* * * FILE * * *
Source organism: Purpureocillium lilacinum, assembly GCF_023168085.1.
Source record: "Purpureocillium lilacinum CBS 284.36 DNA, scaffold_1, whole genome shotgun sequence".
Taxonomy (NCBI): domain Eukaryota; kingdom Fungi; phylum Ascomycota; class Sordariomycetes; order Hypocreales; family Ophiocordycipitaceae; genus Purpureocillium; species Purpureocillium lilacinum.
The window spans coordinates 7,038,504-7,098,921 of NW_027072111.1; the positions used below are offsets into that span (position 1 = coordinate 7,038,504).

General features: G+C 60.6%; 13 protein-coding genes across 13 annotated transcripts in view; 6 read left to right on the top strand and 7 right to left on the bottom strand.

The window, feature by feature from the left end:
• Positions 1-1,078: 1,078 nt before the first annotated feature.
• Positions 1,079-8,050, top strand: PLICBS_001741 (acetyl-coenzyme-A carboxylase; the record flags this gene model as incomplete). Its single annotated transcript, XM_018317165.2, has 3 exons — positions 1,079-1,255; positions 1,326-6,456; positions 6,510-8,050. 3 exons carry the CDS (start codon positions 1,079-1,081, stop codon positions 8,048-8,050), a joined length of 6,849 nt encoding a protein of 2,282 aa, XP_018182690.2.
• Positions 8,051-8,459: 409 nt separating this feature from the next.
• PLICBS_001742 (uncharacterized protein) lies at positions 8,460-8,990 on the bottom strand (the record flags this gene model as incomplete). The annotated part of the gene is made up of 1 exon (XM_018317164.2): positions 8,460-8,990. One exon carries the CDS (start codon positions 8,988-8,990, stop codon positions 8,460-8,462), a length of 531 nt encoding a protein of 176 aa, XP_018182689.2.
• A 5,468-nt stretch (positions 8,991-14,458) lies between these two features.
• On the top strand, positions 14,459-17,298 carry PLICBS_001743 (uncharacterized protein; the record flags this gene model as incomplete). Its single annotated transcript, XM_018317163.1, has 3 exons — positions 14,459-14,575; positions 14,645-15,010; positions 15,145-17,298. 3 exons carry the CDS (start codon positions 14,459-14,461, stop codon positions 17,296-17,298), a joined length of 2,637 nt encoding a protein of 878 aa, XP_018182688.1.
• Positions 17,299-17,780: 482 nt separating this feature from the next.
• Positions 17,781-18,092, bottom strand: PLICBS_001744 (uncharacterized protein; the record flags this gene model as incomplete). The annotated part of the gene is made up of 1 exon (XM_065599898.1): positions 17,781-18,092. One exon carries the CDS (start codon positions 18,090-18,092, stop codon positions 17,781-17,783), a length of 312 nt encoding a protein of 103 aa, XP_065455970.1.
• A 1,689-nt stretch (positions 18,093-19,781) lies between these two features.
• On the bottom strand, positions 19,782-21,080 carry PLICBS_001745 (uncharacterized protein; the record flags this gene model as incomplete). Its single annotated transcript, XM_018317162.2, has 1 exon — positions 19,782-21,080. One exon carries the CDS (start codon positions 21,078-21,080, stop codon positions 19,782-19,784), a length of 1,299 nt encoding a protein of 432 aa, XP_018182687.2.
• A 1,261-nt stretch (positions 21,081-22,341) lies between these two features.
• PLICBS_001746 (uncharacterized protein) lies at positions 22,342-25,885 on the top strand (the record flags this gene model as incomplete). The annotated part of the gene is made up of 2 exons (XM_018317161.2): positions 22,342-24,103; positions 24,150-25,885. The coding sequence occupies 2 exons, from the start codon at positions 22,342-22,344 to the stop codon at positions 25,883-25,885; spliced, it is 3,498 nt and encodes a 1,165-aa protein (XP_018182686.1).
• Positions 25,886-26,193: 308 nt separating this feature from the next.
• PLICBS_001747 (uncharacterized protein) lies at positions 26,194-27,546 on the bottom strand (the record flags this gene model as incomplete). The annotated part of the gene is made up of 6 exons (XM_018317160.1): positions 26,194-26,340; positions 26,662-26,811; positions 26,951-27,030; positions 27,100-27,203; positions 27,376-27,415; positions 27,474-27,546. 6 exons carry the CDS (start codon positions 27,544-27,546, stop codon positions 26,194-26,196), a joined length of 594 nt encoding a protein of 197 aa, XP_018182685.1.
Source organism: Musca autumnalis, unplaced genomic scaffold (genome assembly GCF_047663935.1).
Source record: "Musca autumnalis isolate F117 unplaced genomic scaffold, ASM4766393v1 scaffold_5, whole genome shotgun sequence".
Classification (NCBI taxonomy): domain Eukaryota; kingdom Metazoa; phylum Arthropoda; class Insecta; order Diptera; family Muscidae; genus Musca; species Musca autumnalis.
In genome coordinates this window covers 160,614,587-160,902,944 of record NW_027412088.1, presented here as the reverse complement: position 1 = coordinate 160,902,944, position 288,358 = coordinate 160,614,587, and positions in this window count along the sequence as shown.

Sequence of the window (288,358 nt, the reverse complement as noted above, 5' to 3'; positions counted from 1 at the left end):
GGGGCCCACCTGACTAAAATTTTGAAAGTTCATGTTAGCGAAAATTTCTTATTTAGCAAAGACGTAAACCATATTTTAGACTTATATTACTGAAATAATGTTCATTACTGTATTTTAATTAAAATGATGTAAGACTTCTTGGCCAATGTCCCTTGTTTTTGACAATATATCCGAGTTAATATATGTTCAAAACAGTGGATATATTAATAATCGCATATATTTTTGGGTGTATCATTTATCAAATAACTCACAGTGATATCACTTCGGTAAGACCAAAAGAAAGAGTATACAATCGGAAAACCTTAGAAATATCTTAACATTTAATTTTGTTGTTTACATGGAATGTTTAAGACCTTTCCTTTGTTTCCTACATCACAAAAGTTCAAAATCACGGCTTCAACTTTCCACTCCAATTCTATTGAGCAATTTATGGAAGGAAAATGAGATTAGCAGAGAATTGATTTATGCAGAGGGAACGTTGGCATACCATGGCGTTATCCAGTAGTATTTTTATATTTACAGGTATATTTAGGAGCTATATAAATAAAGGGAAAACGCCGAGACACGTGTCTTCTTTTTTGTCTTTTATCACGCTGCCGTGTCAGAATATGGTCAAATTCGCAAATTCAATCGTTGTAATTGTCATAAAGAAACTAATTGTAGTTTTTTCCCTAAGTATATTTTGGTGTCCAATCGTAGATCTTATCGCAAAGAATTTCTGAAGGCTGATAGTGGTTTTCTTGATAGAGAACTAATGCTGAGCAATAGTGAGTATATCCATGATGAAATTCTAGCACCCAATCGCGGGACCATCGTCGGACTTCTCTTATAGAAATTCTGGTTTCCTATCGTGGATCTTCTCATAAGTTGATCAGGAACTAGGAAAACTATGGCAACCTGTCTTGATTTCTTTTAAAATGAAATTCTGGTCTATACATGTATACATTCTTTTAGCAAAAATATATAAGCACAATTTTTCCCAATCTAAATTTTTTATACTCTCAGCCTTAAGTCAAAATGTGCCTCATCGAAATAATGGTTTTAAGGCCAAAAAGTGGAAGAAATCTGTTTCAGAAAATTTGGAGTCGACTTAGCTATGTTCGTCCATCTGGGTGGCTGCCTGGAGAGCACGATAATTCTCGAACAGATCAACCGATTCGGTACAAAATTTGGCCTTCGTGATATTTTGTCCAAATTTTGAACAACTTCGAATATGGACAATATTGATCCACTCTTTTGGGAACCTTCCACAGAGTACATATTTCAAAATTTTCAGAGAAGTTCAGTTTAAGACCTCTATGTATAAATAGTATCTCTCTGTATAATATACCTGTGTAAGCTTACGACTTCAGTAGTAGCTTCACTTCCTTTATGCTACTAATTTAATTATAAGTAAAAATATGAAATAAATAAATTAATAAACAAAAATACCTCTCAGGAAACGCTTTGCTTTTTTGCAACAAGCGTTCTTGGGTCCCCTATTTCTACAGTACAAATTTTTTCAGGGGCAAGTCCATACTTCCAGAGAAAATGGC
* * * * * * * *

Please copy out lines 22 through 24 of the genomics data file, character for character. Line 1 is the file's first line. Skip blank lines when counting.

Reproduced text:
Source record: "Musca autumnalis isolate F117 unplaced genomic scaffold, ASM4766393v1 scaffold_5, whole genome shotgun sequence".
Classification (NCBI taxonomy): domain Eukaryota; kingdom Metazoa; phylum Arthropoda; class Insecta; order Diptera; family Muscidae; genus Musca; species Musca autumnalis.
In genome coordinates this window covers 160,614,587-160,902,944 of record NW_027412088.1, presented here as the reverse complement: position 1 = coordinate 160,902,944, position 288,358 = coordinate 160,614,587, and positions in this window count along the sequence as shown.